In a previous post I’ve mentioned how much your personal information is worth. Remember – if something is free, the price is you. A common Facebook type of scam is the «cloaked spy» or «deactivated friend» in order to get people’s information. The weak link is, once more, naive users who accept friend requests from total strangers.
Mahmood and Desmedt (2012) managed, in 2012, to befriend 4300 users and maintain access to all their Facebook information for 261 days. Once they had an accepted friend request, they deactivated their account only to re-activate it a little while later. This was done repeatedly, as deactivation on Facebook is possible to undo for a certain amount of time after you first decided to leave. This way, the users were not able to de-friend them, and during the time they were re-activated, plenty of personal information could be gathered from their «friends». Information gathered included real names, date of birth, gender, sexual orientation, address, e-mail addresses, phone numbers, family relations, instant messenger usernames from up to 19 applications, activities and interests among a few. A complete and authenticated profiling of a person and I am sure in some cases, enough to ensure identity theft. You can read more about it in Technology Review.
Facebook launched an investigation and sent out a PR-statement saying they fixed the issue. This was in 2012, however one of my actual, real friends on Facebook experienced this just this week. Someone impersonated her, asking all her friends to re-friend. Some people accepted, thinking it was her, and voila – the account was deactivated again before my real friend could alert her circle of friends about the impersonator.
This is what Facebook said in 2012:
“Earlier this week a team of security researchers described a theoretical flaw in our user interface; users have been previously unable to unfriend deactivated accounts. We quickly worked to resolve this issue, and were able to deploy a modification to our UI within 48 hours of receiving these reports.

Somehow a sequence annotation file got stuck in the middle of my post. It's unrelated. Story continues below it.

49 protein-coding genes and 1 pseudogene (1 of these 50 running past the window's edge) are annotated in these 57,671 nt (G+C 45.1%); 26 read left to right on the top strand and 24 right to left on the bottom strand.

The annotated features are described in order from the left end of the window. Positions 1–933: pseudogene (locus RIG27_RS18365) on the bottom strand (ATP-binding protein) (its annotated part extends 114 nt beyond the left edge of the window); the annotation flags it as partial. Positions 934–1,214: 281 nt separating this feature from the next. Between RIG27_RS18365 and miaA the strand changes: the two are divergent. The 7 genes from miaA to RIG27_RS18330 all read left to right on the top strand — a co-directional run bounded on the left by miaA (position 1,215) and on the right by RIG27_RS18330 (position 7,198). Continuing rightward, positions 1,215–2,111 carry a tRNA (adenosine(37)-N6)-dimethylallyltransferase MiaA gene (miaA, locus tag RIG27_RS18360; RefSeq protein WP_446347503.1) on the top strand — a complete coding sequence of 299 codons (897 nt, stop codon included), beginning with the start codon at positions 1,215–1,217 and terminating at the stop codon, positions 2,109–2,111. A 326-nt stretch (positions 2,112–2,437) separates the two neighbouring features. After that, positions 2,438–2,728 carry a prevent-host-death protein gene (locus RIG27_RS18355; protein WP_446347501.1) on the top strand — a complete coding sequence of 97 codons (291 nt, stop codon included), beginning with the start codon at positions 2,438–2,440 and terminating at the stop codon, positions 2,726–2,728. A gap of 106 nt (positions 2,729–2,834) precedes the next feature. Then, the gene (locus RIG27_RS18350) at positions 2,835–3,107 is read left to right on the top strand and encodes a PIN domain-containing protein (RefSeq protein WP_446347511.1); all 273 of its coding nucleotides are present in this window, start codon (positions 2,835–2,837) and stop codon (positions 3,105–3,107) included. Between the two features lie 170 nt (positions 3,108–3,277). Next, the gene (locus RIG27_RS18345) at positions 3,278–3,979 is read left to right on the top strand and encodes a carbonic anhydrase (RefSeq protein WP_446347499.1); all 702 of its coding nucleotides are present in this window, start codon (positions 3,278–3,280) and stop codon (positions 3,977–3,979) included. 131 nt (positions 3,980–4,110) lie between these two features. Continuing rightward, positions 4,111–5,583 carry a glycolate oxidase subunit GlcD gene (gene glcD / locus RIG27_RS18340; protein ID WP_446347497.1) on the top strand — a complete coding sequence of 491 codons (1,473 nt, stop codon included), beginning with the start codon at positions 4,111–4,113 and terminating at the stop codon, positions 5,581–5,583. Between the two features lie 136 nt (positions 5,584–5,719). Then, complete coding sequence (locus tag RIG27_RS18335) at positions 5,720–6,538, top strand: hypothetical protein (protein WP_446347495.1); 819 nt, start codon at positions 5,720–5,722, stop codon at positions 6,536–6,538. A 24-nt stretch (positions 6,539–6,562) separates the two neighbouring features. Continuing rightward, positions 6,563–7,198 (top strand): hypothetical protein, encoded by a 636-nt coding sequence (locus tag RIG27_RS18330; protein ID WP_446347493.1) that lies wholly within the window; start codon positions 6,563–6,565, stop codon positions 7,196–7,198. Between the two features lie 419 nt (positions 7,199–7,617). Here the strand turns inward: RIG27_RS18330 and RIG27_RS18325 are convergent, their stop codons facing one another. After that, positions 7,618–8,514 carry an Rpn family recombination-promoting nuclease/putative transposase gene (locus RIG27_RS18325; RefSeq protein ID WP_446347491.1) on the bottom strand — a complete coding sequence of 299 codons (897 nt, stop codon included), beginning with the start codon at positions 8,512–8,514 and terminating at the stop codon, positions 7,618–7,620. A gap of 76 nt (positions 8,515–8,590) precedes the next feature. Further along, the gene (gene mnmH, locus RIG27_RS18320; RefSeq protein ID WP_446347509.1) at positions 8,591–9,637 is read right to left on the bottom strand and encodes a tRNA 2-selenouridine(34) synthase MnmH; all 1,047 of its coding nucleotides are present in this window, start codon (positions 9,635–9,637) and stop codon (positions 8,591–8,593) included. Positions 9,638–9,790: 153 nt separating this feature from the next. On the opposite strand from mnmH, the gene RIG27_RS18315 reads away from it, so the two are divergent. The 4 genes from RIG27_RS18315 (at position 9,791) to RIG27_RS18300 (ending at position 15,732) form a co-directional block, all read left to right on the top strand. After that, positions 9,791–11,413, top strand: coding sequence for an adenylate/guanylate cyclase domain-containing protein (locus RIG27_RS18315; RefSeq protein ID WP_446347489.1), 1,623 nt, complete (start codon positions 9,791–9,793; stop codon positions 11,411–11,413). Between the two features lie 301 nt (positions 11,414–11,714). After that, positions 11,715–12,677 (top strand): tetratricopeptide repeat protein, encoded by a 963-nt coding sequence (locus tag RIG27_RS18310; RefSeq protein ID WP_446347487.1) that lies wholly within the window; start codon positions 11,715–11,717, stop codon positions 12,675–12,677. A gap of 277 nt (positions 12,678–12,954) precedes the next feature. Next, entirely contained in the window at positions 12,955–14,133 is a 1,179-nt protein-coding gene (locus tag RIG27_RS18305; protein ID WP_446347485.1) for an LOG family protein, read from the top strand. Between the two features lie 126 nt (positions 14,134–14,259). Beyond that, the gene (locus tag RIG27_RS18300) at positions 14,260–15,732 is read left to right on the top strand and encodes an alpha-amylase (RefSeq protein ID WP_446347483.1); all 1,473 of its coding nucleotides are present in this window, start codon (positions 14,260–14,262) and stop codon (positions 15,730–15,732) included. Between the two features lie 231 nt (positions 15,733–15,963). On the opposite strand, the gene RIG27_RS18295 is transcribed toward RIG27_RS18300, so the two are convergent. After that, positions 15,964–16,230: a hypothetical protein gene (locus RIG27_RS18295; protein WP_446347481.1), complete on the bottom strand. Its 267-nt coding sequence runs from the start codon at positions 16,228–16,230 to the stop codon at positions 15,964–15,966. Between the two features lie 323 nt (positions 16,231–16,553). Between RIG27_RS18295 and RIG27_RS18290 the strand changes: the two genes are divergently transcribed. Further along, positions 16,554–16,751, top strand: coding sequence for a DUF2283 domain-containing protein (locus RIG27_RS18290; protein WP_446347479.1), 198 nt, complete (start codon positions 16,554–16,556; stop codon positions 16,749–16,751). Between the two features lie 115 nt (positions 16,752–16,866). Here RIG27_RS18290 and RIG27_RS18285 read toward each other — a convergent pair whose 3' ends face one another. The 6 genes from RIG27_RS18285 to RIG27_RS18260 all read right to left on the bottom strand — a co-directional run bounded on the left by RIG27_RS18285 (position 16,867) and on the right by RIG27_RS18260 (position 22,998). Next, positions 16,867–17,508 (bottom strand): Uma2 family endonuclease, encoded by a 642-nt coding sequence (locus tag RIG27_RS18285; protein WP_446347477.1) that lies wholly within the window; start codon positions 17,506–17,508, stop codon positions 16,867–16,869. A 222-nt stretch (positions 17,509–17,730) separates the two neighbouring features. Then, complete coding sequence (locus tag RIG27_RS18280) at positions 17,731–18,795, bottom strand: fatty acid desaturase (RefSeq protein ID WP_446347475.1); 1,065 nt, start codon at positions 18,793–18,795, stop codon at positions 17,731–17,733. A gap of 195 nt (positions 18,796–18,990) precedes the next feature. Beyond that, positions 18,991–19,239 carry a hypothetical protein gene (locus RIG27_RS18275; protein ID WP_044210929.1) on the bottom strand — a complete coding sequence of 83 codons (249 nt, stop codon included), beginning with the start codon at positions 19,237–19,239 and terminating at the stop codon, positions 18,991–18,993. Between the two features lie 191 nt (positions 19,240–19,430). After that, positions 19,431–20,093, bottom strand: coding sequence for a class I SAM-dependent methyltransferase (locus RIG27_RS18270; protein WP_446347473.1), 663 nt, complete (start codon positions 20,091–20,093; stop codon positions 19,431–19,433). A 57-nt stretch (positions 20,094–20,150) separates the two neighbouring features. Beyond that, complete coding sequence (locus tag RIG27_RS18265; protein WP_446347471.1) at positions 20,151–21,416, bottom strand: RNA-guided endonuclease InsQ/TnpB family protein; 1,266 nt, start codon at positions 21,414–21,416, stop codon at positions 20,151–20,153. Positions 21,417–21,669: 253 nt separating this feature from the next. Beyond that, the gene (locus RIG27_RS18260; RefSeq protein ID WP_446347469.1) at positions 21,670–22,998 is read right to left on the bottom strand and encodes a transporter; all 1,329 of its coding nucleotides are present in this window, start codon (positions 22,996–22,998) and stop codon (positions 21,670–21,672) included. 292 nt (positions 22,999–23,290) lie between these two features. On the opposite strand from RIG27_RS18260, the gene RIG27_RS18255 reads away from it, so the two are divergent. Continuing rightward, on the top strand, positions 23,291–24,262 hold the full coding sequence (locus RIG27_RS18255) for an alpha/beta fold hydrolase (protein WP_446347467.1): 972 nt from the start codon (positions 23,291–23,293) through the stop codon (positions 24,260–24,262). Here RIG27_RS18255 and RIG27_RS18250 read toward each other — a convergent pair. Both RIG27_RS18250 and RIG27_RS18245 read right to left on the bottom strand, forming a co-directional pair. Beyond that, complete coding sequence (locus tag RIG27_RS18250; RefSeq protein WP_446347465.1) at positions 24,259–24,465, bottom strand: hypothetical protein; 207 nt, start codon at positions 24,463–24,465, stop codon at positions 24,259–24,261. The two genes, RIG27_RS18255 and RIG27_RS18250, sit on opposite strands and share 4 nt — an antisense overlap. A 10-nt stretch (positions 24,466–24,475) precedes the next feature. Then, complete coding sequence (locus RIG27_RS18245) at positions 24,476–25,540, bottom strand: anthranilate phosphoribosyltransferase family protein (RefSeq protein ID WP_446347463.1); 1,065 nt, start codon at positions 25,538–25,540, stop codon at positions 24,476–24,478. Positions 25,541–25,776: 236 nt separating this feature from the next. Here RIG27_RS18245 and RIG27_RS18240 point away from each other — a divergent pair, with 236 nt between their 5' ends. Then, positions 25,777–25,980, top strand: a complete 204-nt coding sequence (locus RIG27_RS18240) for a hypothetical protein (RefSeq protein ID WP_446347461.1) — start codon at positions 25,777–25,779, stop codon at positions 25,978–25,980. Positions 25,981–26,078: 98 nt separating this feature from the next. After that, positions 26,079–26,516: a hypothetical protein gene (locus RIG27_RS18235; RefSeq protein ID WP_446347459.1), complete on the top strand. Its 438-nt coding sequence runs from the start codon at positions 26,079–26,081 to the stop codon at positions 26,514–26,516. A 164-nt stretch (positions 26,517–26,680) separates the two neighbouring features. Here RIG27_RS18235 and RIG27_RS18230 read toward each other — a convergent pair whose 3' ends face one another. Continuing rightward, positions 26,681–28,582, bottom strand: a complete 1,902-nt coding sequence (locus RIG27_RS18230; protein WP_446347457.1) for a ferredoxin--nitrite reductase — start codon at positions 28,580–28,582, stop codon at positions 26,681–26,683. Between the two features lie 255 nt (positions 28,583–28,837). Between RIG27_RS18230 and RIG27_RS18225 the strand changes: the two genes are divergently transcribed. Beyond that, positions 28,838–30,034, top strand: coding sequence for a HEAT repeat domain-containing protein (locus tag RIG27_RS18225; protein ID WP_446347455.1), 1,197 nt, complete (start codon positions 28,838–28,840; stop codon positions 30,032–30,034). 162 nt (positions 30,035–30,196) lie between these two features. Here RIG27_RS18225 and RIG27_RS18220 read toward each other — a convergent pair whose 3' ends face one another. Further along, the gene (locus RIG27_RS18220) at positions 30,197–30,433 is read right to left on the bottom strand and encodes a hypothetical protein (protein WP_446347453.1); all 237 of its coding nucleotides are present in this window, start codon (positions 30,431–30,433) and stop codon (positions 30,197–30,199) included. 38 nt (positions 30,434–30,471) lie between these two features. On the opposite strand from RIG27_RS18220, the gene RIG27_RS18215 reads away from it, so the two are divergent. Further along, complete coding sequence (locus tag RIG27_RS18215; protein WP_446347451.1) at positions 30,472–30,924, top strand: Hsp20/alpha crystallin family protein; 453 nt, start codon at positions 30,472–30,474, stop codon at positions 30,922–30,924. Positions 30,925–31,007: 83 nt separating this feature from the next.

While we appreciate all work done to help keep Facebook safe, we have several legitimate concerns about this research by the University College London. We were disappointed that this was not disclosed to us through our Responsible Disclosure Policy and was done in violation of our terms. We encourage all of the security community to make use of our White Hat program, which providers researchers tools and bug reporting channels. In addition, as always, we encourage people to only connect with people they actually know and report any suspicious behavior they observe on the site.”
Another problem I have encountered myself, is the situation where you are added to a group without being given notice. I find it very surprising that this is still allowed, as it’s been going on for a while. In a group, any friend might add you. And we all known that our Facebook friends are up-close and personal aquaintances, right? Or, based on the 4300 users in the experient above, maybe not. I also suspect it is possible to change the name/type of group after you have become a member. I have experienced being member of political groups recently that I am very certain I have not signed up for. Have a look through your groups and “Like!” pages every now and then, and maybe your “friend”-list too.
- Mahmood and Y. Desmedt. (2012) ‘Your Facebook deactivated friend or a cloaked spy’, Anonymous Pervasive Computing and Communications Workshops (PERCOM Workshops), 2012 IEEE International Conference on, Pervasive Computing and Communications Workshops (PERCOM Workshops), 2012 IEEE International Conference on, pp.367-73.
Technology Review (2012) ‘Facebook Privacy Compromised By Cloaking Attacks’. Available from: http://www.technologyreview.com/s/427294/facebook-privacy-compromised-by-cloaking-attacks/ (Accessed: 18.11.2016)
Image source: Wokandapix, Pixabay, CC0 public domain. https://pixabay.com/en/rock-craft-people-friends-support-1771913/